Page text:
Simmo: Cricket Then and Now

Simmo: Cricket Then and Now

Simmo: Cricket Then and Now

Simmo: Cricket Then and Now

Synopsis

Bob Simpson has had a longer career as player and coach than anyone else in Australian cricket. He holds strong and well researched views on numerous cricket issues and controversies, and has written some wonderfully intimate pen portraits of great players.

Excerpt

I’m not exactly sure where my natural affinity with cricket came from. Until my two older brothers and I fell in love with the game when we were kids in the 1940s, there was no cricket heritage in the Simpson family. My parents were from Scotland, where Dad had played top-level football for Stenhousemuir and Falkirk in the Scottish League. My parents emigrated to Sydney before I was born, and I can vividly remember following Dad down to Arlington Park, at Dulwich Hill, not far from our home in the suburb of Marrickville, to watch some of his old soccer mates play in the Sydney First Division. To an impressionable seven or eight year old, Arlington Park in those days was London’s Wembley Stadium, Glasgow’s Hampden Park and the Sydney Cricket Ground all rolled into one. I was amazed many years later when I went back there and saw it was so tiny!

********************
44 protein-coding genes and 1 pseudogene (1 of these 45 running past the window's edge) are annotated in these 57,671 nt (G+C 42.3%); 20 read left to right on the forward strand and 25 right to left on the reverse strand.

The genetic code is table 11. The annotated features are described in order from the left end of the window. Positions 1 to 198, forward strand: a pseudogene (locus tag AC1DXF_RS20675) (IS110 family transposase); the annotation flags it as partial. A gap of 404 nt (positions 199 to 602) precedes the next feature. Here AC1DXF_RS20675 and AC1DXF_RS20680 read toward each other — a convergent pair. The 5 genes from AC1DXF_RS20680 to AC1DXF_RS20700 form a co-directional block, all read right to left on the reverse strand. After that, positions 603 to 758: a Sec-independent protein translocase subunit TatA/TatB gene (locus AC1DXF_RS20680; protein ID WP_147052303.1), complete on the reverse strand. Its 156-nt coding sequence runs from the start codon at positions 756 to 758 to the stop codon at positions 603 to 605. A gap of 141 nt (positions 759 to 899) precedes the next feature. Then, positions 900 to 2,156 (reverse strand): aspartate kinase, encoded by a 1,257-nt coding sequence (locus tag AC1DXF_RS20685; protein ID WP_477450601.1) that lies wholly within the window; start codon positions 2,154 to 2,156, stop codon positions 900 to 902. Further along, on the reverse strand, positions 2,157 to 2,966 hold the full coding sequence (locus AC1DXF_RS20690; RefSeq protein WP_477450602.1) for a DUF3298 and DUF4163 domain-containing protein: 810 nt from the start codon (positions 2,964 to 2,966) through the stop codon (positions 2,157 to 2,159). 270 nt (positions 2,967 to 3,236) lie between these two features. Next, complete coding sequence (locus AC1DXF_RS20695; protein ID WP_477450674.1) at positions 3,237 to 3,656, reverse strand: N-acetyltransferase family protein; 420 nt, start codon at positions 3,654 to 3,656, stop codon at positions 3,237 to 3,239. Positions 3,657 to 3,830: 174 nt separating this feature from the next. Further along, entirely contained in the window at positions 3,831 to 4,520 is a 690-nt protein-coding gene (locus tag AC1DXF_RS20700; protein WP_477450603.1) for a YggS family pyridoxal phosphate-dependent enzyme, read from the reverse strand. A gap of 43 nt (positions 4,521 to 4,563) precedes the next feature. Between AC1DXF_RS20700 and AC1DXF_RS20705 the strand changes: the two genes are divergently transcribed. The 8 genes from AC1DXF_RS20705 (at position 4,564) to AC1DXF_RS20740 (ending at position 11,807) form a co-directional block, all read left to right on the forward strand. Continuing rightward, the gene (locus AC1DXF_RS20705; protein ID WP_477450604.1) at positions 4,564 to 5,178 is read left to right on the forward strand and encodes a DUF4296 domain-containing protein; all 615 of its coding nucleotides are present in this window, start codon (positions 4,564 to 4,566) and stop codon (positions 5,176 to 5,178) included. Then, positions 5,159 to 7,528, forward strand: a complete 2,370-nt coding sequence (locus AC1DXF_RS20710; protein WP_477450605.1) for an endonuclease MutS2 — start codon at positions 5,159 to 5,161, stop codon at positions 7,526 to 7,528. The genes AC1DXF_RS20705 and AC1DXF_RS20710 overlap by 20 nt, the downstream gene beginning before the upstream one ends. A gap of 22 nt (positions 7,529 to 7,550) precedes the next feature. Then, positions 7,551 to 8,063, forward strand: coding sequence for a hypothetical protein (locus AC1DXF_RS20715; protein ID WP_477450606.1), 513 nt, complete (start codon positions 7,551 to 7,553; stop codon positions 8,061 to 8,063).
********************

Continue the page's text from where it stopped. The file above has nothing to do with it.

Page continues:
Dad had no cricket blood in him and was probably hopeful that one or more of his children would become a footballer of some ability. But when we took to cricket like so many other Sydney schoolboys did, he was always encouraging us—not least I imagine because we were playing a sport of some kind. I reckon most parents, if they played sport as a child, remember the value of that activity, and are thus happy to see their children going down a similar path. Being the youngest of three boys, inevitably I followed in many of my . . .

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